Student debt is becoming an increasingly large issue with 44.2 million Americans with student loan debt, as reported by the Federal Reserve, the central bank of the United States. Of that 44.2 million, the average monthly student loan payment is around $351.

In addition to student debt, students often have various other debts, including credit card payments and car payments. Other common monthly financial obligations include groceries, phone bills, rent and more. Students must analyze their monthly income and monthly fixed expenses to determine the best method for paying it off.

Paying off debt quickly will help eliminate financial burdens and allow more room to save for emergencies and retirement. Deleting debt takes patience and a plan. While there are several different methods that are commonly used to reduce debt, the methods vary in effectivity depending upon the financial situation of the individual. The two most common methods include debt stacking and debt snowballing.

Debt stacking is a method that recommends prioritizing debt in order from highest interest rate to lowest, not the overall balance. It is critical to consistently pay the minimum payment on all debts while simultaneously paying an additional amount of money toward the debt with the highest interest rate. Keep paying this additional amount of money toward that debt until it is completely paid off, and continue to work down the interest rate list with this method until all debt is paid off.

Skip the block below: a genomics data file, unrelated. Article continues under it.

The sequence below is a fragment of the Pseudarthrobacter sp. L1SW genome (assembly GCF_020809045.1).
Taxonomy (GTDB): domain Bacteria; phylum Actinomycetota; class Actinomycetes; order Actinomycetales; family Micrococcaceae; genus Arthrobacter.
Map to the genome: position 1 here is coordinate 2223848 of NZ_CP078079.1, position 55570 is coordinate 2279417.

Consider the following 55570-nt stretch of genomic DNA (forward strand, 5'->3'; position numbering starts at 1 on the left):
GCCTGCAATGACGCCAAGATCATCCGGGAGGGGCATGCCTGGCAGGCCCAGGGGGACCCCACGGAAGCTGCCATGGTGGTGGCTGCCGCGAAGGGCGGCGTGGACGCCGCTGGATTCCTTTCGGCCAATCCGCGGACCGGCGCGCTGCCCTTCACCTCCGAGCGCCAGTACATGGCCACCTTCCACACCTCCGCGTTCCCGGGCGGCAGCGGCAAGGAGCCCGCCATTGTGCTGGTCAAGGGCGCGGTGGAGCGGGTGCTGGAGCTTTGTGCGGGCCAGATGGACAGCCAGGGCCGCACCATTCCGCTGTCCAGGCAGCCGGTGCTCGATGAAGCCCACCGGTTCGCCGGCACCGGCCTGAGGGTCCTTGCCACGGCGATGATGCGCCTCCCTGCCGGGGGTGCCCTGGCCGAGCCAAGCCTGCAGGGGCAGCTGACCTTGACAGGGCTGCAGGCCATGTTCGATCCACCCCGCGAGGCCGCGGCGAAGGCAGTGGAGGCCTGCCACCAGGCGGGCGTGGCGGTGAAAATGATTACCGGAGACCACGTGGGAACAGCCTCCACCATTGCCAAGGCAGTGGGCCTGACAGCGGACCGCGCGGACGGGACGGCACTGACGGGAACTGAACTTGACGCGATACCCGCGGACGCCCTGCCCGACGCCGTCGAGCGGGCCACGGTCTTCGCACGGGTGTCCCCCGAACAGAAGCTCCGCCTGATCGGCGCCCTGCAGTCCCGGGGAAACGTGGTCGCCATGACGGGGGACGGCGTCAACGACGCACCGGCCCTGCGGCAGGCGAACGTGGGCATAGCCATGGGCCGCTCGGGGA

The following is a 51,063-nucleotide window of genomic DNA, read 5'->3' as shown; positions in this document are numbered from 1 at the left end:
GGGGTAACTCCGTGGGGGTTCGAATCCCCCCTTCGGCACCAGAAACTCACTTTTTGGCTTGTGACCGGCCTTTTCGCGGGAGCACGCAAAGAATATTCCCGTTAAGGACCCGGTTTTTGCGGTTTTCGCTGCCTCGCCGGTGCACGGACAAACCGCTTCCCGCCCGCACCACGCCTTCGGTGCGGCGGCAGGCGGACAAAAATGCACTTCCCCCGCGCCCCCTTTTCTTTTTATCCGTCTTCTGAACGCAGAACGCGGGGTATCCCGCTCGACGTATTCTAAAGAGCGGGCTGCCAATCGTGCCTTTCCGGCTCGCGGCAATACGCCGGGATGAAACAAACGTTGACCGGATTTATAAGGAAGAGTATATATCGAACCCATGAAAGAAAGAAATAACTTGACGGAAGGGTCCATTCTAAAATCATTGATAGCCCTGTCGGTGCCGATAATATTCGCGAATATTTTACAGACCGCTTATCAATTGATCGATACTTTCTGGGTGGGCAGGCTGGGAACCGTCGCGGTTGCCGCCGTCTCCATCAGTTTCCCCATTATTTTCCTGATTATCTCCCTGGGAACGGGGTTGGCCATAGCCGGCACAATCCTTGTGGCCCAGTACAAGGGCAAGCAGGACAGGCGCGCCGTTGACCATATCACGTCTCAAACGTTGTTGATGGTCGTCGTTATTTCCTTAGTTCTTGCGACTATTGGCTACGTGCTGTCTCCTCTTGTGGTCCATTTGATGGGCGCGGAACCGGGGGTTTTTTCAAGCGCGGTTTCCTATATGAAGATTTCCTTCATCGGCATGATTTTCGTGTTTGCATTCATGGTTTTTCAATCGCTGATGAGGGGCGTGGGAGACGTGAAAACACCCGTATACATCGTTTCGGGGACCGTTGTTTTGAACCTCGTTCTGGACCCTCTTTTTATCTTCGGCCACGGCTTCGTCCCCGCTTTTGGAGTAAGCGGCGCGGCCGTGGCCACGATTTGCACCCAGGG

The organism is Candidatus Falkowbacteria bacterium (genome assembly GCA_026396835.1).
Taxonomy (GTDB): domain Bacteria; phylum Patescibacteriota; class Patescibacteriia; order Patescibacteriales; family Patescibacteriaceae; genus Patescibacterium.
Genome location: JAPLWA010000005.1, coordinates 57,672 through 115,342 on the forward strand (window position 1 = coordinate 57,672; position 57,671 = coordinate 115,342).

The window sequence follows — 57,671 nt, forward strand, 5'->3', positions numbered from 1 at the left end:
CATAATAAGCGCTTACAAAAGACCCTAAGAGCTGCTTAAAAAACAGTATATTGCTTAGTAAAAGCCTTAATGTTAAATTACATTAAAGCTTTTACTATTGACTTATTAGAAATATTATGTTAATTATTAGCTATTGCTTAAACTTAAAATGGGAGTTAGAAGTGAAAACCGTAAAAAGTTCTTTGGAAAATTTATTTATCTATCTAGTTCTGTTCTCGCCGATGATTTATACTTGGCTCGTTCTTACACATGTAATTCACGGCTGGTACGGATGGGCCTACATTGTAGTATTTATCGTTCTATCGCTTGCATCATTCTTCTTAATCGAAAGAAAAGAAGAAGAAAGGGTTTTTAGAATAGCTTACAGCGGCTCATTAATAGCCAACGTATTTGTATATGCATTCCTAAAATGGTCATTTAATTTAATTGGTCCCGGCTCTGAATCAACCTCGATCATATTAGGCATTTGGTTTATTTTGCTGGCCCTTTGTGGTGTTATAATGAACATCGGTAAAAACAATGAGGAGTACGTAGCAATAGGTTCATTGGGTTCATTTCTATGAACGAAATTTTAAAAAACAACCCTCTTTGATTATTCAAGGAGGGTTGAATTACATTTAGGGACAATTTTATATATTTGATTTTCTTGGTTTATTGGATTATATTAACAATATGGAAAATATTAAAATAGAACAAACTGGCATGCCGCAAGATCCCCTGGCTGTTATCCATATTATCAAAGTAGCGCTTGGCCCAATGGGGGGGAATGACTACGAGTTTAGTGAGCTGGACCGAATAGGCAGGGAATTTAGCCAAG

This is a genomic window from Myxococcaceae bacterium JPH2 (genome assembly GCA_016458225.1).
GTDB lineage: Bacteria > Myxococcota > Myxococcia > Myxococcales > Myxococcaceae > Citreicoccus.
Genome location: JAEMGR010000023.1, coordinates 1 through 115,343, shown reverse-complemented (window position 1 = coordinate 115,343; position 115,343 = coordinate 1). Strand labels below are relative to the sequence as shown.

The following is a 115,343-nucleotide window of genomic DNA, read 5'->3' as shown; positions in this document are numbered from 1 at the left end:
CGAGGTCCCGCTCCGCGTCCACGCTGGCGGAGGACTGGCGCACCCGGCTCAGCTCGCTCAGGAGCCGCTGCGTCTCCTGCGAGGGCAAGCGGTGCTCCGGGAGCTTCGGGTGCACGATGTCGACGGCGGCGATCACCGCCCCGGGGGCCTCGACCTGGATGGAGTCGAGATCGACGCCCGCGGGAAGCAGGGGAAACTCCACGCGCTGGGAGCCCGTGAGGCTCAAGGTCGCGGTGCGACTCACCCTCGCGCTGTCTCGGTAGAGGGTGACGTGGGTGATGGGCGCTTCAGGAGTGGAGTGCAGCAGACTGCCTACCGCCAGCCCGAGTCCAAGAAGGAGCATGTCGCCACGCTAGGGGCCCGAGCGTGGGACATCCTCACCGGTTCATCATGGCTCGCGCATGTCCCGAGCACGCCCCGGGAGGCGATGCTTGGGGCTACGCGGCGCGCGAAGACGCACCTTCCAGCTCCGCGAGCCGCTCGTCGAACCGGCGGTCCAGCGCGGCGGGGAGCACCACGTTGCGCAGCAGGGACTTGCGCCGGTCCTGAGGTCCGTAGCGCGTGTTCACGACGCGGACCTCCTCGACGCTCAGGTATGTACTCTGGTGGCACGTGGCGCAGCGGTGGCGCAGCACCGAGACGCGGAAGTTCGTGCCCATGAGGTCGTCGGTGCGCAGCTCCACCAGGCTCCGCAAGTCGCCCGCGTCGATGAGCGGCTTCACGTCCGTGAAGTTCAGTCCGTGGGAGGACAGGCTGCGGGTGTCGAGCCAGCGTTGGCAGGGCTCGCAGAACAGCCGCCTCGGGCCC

This method will help to eliminate additional money spent on interest rates as time progresses. However, it will take longer to pay off debts with higher balances.

Debt snowballing is a method that recommends creating a list of all debts in order from the lowest remaining balance to the highest balance, regardless of the interest rate. Then, while paying the minimum payment for each loan every month, put any additional money toward the debt with the lowest balance. Continue with this payment method until the lowest debt is completely paid off and then move down the list to the next highest debt.

The idea behind this method is less about saving more money in the end, but rather feeling a personal victory when being able to pay off a debt, regardless of how little it may have been. This feeling will, in theory, motivate people to keep following this method and to keep saving money to pay off larger debts. However, this may cost more money in the long-run because the debts with higher balances may potentially have the highest interest rates and will continue to multiply.

What works for one person and his/her financial situation may not work for another. People should choose the method that best fits within their monthly budget, level of motivation and financial goals. Start paying off debts as soon as possible. Just be sure to have a plan and stick with it.

Amy Sumsion
Amy is a junior at SNHU in the Bradley Three Year Honors Program studying Business Administration with a concentration in Accounting. Along with her involvement in the newspaper, Amy also dedicates her time as Treasurer of the National Society of Collegiate Scholars while being the general member for other clubs on campus such as Admission Student Leaders and CAPE. She is also the Financial Literacy Assistant for Student Financial Services. Amy looks forward to her second year in the Penmen Press and her continuing role on the newspaper writing about financial literacy.

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